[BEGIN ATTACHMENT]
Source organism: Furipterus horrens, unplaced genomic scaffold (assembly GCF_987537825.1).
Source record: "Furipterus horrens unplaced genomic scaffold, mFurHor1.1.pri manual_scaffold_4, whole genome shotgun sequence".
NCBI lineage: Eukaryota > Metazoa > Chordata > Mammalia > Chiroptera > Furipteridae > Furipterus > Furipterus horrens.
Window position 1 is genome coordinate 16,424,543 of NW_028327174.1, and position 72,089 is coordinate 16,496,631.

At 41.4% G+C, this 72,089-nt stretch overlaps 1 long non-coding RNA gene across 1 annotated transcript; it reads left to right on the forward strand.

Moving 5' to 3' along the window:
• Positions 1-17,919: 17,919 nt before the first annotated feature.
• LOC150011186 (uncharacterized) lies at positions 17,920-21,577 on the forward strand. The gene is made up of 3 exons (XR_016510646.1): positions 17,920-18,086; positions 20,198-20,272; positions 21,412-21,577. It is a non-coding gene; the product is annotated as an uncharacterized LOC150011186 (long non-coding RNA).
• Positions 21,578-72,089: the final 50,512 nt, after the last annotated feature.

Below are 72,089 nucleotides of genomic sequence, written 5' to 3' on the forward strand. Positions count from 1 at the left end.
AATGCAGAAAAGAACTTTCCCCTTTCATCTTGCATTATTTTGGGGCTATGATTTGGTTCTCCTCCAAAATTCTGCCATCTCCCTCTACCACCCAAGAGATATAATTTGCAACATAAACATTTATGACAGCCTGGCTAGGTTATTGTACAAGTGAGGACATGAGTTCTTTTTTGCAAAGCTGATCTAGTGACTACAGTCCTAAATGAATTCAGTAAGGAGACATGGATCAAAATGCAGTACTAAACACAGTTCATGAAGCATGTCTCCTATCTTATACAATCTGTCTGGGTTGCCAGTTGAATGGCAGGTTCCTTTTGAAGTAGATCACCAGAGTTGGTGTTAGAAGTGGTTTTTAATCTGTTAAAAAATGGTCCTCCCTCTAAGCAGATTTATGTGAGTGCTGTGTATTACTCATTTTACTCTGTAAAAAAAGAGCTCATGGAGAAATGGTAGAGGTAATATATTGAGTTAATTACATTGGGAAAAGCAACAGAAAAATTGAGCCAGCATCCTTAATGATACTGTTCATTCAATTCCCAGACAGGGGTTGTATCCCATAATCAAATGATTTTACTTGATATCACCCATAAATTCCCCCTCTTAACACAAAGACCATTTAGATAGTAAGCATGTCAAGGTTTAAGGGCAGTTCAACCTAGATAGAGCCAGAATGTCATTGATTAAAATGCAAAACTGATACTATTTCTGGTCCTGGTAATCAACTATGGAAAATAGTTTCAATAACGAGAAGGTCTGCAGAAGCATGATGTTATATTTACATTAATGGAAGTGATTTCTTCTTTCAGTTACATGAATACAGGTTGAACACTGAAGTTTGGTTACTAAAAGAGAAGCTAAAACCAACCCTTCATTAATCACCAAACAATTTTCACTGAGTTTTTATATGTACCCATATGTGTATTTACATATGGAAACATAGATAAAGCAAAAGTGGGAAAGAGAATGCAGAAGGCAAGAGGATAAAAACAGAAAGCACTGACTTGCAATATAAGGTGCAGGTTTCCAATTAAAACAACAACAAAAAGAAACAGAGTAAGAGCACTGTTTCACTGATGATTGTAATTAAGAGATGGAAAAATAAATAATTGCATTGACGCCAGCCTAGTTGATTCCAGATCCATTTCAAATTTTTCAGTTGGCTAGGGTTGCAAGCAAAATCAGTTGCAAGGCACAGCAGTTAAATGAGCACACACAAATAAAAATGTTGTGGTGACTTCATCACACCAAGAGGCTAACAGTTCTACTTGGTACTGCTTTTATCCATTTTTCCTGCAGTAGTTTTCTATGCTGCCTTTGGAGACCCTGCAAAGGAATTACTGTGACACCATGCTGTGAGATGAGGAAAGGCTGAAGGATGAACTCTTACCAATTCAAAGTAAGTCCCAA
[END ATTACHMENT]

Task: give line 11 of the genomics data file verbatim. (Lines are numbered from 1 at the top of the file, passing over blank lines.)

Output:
AATGCAGAAAAGAACTTTCCCCTTTCATCTTGCATTATTTTGGGGCTATGATTTGGTTCTCCTCCAAAATTCTGCCATCTCCCTCTACCACCCAAGAGATATAATTTGCAACATAAACATTTATGACAGCCTGGCTAGGTTATTGTACAAGTGAGGACATGAGTTCTTTTTTGCAAAGCTGATCTAGTGACTACAGTCCTAAATGAATTCAGTAAGGAGACATGGATCAAAATGCAGTACTAAACACAGTTCATGAAGCATGTCTCCTATCTTATACAATCTGTCTGGGTTGCCAGTTGAATGGCAGGTTCCTTTTGAAGTAGATCACCAGAGTTGGTGTTAGAAGTGGTTTTTAATCTGTTAAAAAATGGTCCTCCCTCTAAGCAGATTTATGTGAGTGCTGTGTATTACTCATTTTACTCTGTAAAAAAAGAGCTCATGGAGAAATGGTAGAGGTAATATATTGAGTTAATTACATTGGGAAAAGCAACAGAAAAATTGAGCCAGCATCCTTAATGATACTGTTCATTCAATTCCCAGACAGGGGTTGTATCCCATAATCAAATGATTTTACTTGATATCACCCATAAATTCCCCCTCTTAACACAAAGACCATTTAGATAGTAAGCATGTCAAGGTTTAAGGGCAGTTCAACCTAGATAGAGCCAGAATGTCATTGATTAAAATGCAAAACTGATACTATTTCTGGTCCTGGTAATCAACTATGGAAAATAGTTTCAATAACGAGAAGGTCTGCAGAAGCATGATGTTATATTTACATTAATGGAAGTGATTTCTTCTTTCAGTTACATGAATACAGGTTGAACACTGAAGTTTGGTTACTAAAAGAGAAGCTAAAACCAACCCTTCATTAATCACCAAACAATTTTCACTGAGTTTTTATATGTACCCATATGTGTATTTACATATGGAAACATAGATAAAGCAAAAGTGGGAAAGAGAATGCAGAAGGCAAGAGGATAAAAACAGAAAGCACTGACTTGCAATATAAGGTGCAGGTTTCCAATTAAAACAACAACAAAAAGAAACAGAGTAAGAGCACTGTTTCACTGATGATTGTAATTAAGAGATGGAAAAATAAATAATTGCATTGACGCCAGCCTAGTTGATTCCAGATCCATTTCAAATTTTTCAGTTGGCTAGGGTTGCAAGCAAAATCAGTTGCAAGGCACAGCAGTTAAATGAGCACACACAAATAAAAATGTTGTGGTGACTTCATCACACCAAGAGGCTAACAGTTCTACTTGGTACTGCTTTTATCCATTTTTCCTGCAGTAGTTTTCTATGCTGCCTTTGGAGACCCTGCAAAGGAATTACTGTGACACCATGCTGTGAGATGAGGAAAGGCTGAAGGATGAACTCTTACCAATTCAAAGTAAGTCCCAA